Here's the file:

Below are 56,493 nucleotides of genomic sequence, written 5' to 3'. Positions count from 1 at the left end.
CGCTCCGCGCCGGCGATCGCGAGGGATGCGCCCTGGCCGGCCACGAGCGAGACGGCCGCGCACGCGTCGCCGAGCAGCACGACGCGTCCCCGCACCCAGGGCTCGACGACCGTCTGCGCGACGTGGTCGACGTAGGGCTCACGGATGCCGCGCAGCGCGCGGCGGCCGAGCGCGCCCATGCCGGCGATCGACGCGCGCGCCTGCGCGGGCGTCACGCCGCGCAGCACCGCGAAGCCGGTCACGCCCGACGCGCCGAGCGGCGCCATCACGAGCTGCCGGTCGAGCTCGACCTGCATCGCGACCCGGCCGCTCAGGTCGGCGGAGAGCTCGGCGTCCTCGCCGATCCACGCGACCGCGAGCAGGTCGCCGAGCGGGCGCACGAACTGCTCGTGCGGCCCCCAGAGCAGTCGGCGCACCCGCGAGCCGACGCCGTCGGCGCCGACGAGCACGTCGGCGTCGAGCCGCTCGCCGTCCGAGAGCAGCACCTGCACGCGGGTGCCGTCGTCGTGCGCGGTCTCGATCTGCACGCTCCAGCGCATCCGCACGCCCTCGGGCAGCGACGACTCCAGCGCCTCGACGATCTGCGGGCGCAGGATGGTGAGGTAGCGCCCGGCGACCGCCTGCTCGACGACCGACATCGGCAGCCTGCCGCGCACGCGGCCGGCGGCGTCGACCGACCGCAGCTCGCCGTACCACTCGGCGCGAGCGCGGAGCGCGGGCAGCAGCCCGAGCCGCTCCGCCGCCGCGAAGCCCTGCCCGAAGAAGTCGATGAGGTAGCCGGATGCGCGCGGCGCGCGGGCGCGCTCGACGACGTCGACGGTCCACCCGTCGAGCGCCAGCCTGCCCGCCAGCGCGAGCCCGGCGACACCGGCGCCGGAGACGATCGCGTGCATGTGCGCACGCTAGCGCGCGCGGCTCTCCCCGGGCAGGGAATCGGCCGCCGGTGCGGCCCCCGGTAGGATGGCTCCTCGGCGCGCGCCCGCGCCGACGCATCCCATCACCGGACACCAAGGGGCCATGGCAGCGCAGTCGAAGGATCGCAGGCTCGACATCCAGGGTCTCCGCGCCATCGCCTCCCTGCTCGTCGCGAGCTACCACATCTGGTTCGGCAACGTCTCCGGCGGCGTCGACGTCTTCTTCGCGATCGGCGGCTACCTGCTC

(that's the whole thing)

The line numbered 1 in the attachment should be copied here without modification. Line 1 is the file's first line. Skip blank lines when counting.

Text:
Below are 56,493 nucleotides of genomic sequence, written 5' to 3'. Positions count from 1 at the left end.